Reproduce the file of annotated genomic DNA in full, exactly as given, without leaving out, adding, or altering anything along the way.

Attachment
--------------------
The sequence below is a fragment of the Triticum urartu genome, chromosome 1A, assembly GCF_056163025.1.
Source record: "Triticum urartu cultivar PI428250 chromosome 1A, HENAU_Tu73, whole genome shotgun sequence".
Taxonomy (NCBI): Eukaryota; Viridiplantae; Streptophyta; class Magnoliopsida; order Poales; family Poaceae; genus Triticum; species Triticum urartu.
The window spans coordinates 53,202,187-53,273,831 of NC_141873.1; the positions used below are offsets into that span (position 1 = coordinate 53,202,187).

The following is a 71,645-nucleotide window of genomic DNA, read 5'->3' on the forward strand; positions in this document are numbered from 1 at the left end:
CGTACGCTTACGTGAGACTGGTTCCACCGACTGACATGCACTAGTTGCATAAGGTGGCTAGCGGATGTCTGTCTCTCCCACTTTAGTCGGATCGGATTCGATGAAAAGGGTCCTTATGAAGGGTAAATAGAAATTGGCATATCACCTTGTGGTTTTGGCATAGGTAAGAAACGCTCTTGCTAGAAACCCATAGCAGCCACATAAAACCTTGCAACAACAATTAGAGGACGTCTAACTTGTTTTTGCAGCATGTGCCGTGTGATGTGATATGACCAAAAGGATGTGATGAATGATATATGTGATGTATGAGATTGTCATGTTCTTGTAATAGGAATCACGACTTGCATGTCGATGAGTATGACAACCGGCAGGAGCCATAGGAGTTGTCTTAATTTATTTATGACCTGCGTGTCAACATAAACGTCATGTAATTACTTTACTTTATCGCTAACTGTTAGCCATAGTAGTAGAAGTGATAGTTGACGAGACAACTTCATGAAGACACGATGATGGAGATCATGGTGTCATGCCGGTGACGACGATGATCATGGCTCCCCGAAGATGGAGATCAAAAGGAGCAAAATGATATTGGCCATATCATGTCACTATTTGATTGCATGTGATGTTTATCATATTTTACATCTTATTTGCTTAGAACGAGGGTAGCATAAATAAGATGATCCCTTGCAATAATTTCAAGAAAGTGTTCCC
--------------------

The sequence below is a fragment of the Triticum urartu genome, chromosome 1A, assembly GCF_056163025.1.
Source record: "Triticum urartu cultivar PI428250 chromosome 1A, HENAU_Tu73, whole genome shotgun sequence".
Taxonomy (NCBI): Eukaryota; Viridiplantae; Streptophyta; class Magnoliopsida; order Poales; family Poaceae; genus Triticum; species Triticum urartu.
The window spans coordinates 53,202,187-53,273,831 of NC_141873.1; the positions used below are offsets into that span (position 1 = coordinate 53,202,187).

The following is a 71,645-nucleotide window of genomic DNA, read 5'->3' on the forward strand; positions in this document are numbered from 1 at the left end:
CGTACGCTTACGTGAGACTGGTTCCACCGACTGACATGCACTAGTTGCATAAGGTGGCTAGCGGATGTCTGTCTCTCCCACTTTAGTCGGATCGGATTCGATGAAAAGGGTCCTTATGAAGGGTAAATAGAAATTGGCATATCACCTTGTGGTTTTGGCATAGGTAAGAAACGCTCTTGCTAGAAACCCATAGCAGCCACATAAAACCTTGCAACAACAATTAGAGGACGTCTAACTTGTTTTTGCAGCATGTGCCGTGTGATGTGATATGACCAAAAGGATGTGATGAATGATATATGTGATGTATGAGATTGTCATGTTCTTGTAATAGGAATCACGACTTGCATGTCGATGAGTATGACAACCGGCAGGAGCCATAGGAGTTGTCTTAATTTATTTATGACCTGCGTGTCAACATAAACGTCATGTAATTACTTTACTTTATCGCTAACTGTTAGCCATAGTAGTAGAAGTGATAGTTGACGAGACAACTTCATGAAGACACGATGATGGAGATCATGGTGTCATGCCGGTGACGACGATGATCATGGCTCCCCGAAGATGGAGATCAAAAGGAGCAAAATGATATTGGCCATATCATGTCACTATTTGATTGCATGTGATGTTTATCATATTTTACATCTTATTTGCTTAGAACGAGGGTAGCATAAATAAGATGATCCCTTGCAATAATTTCAAGAAAGTGTTCCC